The Intellectual Property Office (IPO) maintains and builds the framework for intellectual property rights, comprising patents, designs, trade marks and copyright. Here, we take a closer look at the IPO to help you understand its function.
Part of the Department for Business, Energy & Industrial Strategy (BEIS), the IPO’s role is to help manage an intellectual property (IP) system that encourages innovation and creativity, balances the needs of consumers and users, promotes strong and competitive markets and is the foundation of the knowledge based economy. It operates in a national and an international environment and its work is governed by national and international law, including various international treaties relating to IP to which the UK is a party.
Find out more about opportunities at the IPO.
Intellectual Property Office Q&A:
What would a typical day working at the Intellectual Property Office involve?
There are a wide variety of jobs at the Intellectual Property Office (IPO) for supporting each of the areas of Intellectual Property (IP): patents, designs, trade marks and copyright.
Focusing on the role of a patent examiner; a typical day would involve scrutinising both the technical and legal aspects of a patent application, comparing the new invention against those found in patent databases, before considering whether or not to grant a patent. If an application meets all the requirements of the Patents Act 1977, the examiner will send the application to grant.
Each patent application goes through several stages before being granted, including search and examination. These stages take up most of examiner’s time.
A typical search will involve searching through patent databases to find out whether the patent application is new and inventive. If a patent does not meet the requirements of the Patents Act 1977, the examiner will issue an examination report explaining why the application cannot be granted (e.g. why it is not new or inventive).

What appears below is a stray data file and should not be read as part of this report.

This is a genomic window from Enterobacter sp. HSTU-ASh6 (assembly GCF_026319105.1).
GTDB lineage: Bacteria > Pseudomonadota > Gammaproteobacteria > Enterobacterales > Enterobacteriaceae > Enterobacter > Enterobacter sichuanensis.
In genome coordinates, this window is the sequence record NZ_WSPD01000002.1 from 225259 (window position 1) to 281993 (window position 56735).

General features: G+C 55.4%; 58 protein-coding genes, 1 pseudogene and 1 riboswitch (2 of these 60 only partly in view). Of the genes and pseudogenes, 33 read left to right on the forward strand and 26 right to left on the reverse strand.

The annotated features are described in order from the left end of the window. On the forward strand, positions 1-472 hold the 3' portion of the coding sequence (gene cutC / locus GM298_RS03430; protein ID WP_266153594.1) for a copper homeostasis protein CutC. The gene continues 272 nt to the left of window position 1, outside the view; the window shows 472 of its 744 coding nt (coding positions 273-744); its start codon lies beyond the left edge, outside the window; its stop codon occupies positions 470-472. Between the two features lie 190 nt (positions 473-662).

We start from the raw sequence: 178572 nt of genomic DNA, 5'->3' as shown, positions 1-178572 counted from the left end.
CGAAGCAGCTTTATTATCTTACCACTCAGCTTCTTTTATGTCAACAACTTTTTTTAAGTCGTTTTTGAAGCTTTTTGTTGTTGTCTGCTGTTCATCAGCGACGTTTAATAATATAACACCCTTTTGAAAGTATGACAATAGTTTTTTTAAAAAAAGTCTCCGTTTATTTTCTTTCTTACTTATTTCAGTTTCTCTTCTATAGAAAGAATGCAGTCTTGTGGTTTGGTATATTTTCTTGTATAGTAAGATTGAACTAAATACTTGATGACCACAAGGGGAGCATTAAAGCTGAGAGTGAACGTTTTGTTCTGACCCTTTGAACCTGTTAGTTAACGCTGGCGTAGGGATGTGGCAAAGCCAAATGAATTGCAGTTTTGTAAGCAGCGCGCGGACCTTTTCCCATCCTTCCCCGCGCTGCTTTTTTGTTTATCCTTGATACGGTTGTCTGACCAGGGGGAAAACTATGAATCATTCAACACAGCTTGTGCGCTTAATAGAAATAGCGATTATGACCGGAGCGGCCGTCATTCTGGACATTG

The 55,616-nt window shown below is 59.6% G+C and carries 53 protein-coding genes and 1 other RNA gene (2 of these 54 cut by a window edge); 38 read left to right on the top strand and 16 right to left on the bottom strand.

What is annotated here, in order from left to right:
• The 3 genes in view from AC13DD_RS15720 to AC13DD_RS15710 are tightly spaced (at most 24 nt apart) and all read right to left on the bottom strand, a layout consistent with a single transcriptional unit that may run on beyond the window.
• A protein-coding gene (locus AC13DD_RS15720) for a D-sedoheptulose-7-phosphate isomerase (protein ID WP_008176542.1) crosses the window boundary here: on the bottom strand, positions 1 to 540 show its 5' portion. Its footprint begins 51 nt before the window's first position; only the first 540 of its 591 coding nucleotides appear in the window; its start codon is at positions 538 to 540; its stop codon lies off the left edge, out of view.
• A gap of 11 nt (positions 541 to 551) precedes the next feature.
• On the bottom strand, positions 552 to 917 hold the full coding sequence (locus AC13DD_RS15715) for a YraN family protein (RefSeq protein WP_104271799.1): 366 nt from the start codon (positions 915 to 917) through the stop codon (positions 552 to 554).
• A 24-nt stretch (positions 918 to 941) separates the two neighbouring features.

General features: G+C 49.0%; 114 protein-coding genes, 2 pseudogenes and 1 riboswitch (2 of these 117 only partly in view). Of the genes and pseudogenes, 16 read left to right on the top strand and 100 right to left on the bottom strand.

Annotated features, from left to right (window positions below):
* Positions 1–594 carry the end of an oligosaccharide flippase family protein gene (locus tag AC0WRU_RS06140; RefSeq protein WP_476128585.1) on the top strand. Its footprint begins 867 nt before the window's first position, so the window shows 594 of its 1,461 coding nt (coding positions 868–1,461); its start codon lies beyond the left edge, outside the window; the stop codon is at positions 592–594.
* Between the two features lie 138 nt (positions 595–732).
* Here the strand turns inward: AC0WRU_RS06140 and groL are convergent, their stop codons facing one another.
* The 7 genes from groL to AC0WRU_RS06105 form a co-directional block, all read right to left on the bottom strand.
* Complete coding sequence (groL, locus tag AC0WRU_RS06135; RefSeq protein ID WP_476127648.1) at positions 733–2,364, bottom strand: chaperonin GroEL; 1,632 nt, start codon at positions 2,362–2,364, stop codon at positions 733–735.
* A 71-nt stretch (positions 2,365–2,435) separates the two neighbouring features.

How does working as a patent examiner differ to working as a patent attorney?
A patent examiner is responsible for searching, examining and granting patents that are filed at the IPO. As such, they work to make sure that an application is patentable and can be granted. This differs from a patent attorney, who acts on behalf of the applicant. Among other duties, they are responsible for writing and filing an application and responding to search and examination reports written by a patent examiner at the IPO, with the aim of getting the best possible patent granted for their client.
I am a second year student and have a year in industry as part of my course. Do the Intellectual Property Office offer internships or industrial placements at all?
We have offered summer internships in the past to provide technical assistance to patent examiners. This involved reading a patent application prior to the patent examiner and writing a technical summary of the application including any problem overcome by the invention. Any future internships will be advertised on the Civil Service Jobs website.